Compact Tracing With 32-Bit Microcontrollers

Nov. 15, 2007
What debugging feature is more likely to be found in higher-end 32-bit microcontrollers? Microcontrollers with advanced debugging capabilities typically augment the standard JTAG interface with trace facilities. Trace information can

What debugging feature is more likely to be found in higher-end 32-bit microcontrollers?
Microcontrollers with advanced debugging capabilities typically augment the standard JTAG interface with trace facilities. Trace information can be captured on-chip or off-chip.

What is the difference between on-chip and off-chip trace?
On-chip trace uses a RAM array located on the chip to store the trace data. It simplifies offchip debug hardware, but the amount of on-chip RAM limits the session.

Off-chip trace streams data over physical pins where an external trace probe or logic analyzer captures the trace stream (see the figure). This approach requires additional pins but less on-chip real estate because of reduced RAM requirements.

Is it possible to eliminate the trace interface pins?
Yes. Microcontroller vendors provide a number of package size options. So the die likely will have all trace included, but only the larger pin packages will have trace block bonded out to pins. Is it possible to improve offchip tracing performance?

Most off-chip trace systems use double-data-rate (DDR) clocking to increase throughput. Minimizing the kinds of trace information is one alternative, but hardware compression typically provides more information with lower bandwidth requirements.

How is trace compression implemented?
One possible implementation encodes the trace stream based on the execution sequence of an application accounting for the sequential nature and locality of reference, as in:

  • Record 1 bit per sequential instruction executed; if no instruction executes on a clock cycle, no storage takes place
  • 2 bits per branch instruction when the destination is predictable from the code
  • 4 bits + offset for indirect jumps or interrupts; the offset is 8, 16, or 32 bits depending on the distance of the branch destination
  • 4 bits + 32 bits for sync record; the sync record is placed in the trace periodically to mark an absolute address from which trace disassembly can start

What is a typical compression ratio using this approach?
Typically, 32 bits (the instruction pointer) of uncompressed trace data are available for each instruction. The amount of compression is variable because it depends on the frequency of branches, what types of branches are executed, and the distance of the jump.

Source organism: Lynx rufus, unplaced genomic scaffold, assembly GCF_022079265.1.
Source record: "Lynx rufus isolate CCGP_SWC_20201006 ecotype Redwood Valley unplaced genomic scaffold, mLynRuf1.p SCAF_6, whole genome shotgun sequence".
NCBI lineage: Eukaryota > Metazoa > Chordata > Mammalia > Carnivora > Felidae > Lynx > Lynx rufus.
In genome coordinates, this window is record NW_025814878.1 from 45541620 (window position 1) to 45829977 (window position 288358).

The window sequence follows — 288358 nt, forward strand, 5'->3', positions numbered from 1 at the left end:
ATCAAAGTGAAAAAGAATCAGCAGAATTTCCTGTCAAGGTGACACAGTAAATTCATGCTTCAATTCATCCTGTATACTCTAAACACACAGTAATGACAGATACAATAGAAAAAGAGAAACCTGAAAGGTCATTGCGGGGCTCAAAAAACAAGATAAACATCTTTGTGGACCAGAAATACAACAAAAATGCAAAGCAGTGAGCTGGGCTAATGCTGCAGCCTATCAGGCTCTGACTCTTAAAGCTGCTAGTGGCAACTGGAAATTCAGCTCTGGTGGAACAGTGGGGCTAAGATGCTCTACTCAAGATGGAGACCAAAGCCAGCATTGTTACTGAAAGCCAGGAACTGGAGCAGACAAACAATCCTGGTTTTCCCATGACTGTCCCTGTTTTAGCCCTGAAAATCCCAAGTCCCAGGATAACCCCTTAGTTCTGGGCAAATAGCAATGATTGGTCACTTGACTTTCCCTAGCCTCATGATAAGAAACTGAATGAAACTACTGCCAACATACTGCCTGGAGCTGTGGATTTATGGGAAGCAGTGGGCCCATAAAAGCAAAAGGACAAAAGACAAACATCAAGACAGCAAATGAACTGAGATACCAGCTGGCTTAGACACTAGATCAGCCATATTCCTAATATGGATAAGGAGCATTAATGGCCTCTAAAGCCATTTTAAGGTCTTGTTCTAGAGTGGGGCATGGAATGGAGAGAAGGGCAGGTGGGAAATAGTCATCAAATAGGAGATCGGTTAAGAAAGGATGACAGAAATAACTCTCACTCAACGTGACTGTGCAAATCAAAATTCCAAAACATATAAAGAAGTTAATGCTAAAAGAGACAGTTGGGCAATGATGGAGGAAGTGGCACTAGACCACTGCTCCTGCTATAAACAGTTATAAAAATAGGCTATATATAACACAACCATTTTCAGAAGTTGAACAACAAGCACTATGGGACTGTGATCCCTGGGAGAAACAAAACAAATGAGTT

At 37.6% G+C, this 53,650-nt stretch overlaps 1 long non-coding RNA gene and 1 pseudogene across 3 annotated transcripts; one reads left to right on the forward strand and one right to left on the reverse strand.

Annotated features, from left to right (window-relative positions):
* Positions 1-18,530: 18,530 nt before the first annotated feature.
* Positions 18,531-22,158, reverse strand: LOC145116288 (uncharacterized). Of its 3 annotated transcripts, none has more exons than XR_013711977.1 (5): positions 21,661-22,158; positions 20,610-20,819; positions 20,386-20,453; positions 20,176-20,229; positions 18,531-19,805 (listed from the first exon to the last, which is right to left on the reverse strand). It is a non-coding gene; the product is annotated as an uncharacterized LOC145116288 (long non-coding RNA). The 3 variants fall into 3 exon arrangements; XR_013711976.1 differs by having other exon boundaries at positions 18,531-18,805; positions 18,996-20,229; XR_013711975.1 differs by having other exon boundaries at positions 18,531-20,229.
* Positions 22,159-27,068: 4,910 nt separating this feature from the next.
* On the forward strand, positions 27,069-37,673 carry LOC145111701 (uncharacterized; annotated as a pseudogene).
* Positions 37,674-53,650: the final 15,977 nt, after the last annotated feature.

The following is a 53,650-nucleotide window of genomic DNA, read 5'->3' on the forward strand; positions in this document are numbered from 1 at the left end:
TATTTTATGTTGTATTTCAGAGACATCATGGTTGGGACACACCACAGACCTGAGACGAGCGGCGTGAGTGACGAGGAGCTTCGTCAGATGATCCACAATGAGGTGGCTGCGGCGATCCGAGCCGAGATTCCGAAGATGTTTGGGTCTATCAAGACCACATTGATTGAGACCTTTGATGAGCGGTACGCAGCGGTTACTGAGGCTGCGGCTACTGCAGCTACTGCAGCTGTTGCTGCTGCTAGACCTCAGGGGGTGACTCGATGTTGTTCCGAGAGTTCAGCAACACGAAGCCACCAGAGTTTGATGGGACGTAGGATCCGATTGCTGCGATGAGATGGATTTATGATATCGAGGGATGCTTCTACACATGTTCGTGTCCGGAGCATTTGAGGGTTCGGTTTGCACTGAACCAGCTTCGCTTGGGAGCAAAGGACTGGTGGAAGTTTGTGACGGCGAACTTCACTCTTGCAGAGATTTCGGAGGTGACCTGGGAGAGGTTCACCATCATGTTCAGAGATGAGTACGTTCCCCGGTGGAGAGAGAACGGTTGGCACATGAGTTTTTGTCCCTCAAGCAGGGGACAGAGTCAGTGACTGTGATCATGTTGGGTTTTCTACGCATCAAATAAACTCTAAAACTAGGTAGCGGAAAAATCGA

The worst-case trace bandwidth occurs when there are no pipeline stalls caused by memory accesses, branches taken, and so on. That’s because they cause the processor to execute fewer instructions per clock, reducing trace bandwidth.

Typical numbers are 20 to 30 instructions for a 64-bit compressed frame. At 20 instructions, the ratio is 10:1. At 30 instructions, the ratio is 15:1.

How is tracing tied in with breakpoints?
When a breakpoint is reached, the processor halts and the trace data is read out. Breakpoints can also be used to dynamically turn trace on or off when they occur, allowing the trace buffer to be filled with just the area of code execution desired.

Are there enhancements to the trigger system that can benefit the microcontroller space?
Yes. New microcontroller core designs now include what are called “complex triggers” to enable more sophisticated triggering. One feature is “primed breakpoints,” or the setup of a sequence of triggers so the code has to execute through that sequence before the trigger occurs. This is useful for triggering on a common lower-level function, but only when it is called from a sequence of other calls first. The sequence can also include data breakpoints so primed breakpoints can be used to trigger when a peripheral register is read or written, but only from a specific function.

Another breakpoint enhancement known as a tuple combines an instruction breakpoint and data breakpoint. The instruction breakpoint is placed on a load or store instruction, and the subsequence load or store memory cycle matches the data breakpoint. Again, this is used to narrow down the trigger to one specific instruction that reads or writes memory.

Pass counters can be added to each instruction and data breakpoint so they only trigger when the pass count has been reached. This is useful if you want to trigger on a specific number of loops through code or after a certain number of memory accesses.

Qualified instruction breakpoints are enabled or disabled on a pre-defined data breakpoint when a specific load or store value matches the data address. If it does not match, the instruction breakpoint will be disabled. If the value matches, the instruction breakpoint is enabled. This is useful for enabling execution breakpoints when a pre-specified task is running in a real-time operating system (RTOS) and disabled when any other is running.

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